Today, puzzle games are a genre that is not always on the crest of the wave. This is why we go to rediscover the logic and poetry behind puzzle games
Puzzle games are a difficult genre to tell. This is because by their nature the narrative component is not explicit, it almost always serves to contextualize the progression of the puzzles that make up the levels. Consequently, the attempt to describe this genre in a critical way risks turning into an academic lesson in game design or puzzle design. The challenge therefore translates into giving it a vision that is as modern as it is and less linked to stereotypes. A vision that knows how to render both the logic underlying the puzzle games and the poetry inherent in the particular language used. So let’s immerse ourselves in this playful dimension, at the same time challenging and fascinating, which reveals a lot about the way video games communicate.
Icon, index, symbol
In fact, it is precisely their way of communicating, different from any other playful genre, to have seduced me so much. Here, unlike other genres, not only the process of learning the mechanics (the interaction), but also the actual resolution of the levels (the progression) is much more elaborate. Often, in fact, we are faced with a world without interfaces that pushes us to interpret situations in a much more abstract way than the more action titles. In fact, each puzzle game contains its own language made up of objects, places, sounds and colors that have a precise communicative code. From the line of The Witness to the Jammers of The Talos Principle, passing to the Portal portals, each of them weaves its own symbolic relationship with the game world.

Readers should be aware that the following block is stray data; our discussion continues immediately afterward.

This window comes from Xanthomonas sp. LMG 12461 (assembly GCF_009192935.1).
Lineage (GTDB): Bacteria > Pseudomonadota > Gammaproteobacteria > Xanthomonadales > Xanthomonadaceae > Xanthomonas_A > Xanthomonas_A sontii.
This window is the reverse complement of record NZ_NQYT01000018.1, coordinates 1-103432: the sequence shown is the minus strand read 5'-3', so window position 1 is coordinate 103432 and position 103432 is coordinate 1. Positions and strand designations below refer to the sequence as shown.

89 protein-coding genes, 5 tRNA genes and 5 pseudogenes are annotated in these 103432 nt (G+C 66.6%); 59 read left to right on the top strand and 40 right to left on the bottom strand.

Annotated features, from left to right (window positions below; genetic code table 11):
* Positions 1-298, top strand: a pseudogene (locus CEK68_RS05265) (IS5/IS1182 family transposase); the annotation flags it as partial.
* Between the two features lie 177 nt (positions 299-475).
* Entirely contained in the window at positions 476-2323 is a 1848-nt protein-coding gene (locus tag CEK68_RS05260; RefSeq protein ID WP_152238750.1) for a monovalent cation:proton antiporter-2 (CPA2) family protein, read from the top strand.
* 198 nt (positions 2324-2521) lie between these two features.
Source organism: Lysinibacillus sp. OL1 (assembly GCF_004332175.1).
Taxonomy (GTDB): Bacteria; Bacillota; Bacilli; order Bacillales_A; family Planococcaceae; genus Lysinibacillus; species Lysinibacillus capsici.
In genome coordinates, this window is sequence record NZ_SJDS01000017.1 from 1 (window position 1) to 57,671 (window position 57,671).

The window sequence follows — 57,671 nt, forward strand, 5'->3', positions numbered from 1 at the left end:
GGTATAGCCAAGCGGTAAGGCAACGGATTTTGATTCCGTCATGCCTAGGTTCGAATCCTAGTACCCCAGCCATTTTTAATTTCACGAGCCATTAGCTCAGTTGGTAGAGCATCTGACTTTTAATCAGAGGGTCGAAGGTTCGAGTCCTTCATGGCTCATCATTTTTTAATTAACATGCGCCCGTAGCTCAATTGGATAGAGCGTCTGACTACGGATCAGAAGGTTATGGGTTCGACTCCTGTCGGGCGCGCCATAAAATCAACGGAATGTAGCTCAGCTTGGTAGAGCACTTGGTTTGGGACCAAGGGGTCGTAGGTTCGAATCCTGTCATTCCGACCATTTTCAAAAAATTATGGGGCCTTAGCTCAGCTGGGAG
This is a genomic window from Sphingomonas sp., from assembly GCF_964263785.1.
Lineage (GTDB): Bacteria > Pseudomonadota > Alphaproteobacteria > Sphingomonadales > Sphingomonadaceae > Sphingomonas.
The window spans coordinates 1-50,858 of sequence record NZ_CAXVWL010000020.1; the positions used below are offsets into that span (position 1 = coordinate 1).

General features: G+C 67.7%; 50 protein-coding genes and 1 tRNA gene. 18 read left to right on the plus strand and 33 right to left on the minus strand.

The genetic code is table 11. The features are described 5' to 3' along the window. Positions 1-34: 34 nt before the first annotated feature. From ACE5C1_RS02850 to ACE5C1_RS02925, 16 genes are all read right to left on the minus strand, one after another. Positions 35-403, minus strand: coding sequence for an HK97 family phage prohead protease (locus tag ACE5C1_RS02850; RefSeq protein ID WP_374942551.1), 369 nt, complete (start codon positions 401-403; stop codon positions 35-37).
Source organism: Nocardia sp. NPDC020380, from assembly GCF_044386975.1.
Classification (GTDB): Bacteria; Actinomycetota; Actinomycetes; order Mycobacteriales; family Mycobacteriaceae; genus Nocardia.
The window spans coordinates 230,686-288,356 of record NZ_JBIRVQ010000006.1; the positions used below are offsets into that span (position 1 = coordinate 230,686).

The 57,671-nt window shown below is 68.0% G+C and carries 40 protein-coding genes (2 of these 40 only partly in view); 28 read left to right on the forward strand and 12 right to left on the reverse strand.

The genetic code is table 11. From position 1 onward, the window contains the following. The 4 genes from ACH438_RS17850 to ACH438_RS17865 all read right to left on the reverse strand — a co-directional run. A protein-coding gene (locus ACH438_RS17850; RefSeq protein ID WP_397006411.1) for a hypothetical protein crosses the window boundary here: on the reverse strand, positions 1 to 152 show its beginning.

Definition – Puzzle game: logic and poetry
Starting with the historic Portal of 2007, arriving at the most recent critically acclaimed game The Witness, we are going to philosophize about what makes puzzle games a genre to be re-evaluated. To begin with, let’s first see what puzzle games are in practice and what differentiates them from other game genres. Just so as not to get confused. They can be defined as those games in which you have to solve a series of puzzles whose resolution is based on problem solving.
There are several problem solving skills required, from logical reasoning to pattern recognition, passing through spatial or linguistic visual skills. Although there are many titles that include sections of this type, for example in sequences or “mini games” in which you have to solve puzzles (environmental or not), this is however not enough to make them fall into the category. In puzzle games, these mechanics are in fact their “core gameplay”.
A simple example – Puzzle game: logic and poetry
Manipulation of objects, understanding of rules, logical thinking, mental models. Puzzle games contain a complex design within them. The question to be answered, however, is not simply how the puzzles work, but above all what lies behind their originality, creativity and the feeling of “wow” when a solution is discovered. To answer this question, however, we must first introduce some basic concepts. In this part, I will borrow several concepts from the YouTube Game Maker’s Toolkit channel.
Let’s start with the mechanics. The latter establish how and with what we will interact with the game world. From moving around the world to using objects, each mechanic can be categorized. Some rules can be derived from the mechanics. For example, in The Witness, from drawing a line within a square area, different rules can be derived by exploring the potential of the same mechanic. We can imagine, we can establish the rule for which the line must separate white squares from black squares in its path, as in the image below. However, this is not enough to have a good puzzle game. It is indeed necessary to establish a situation that puts the player to the test.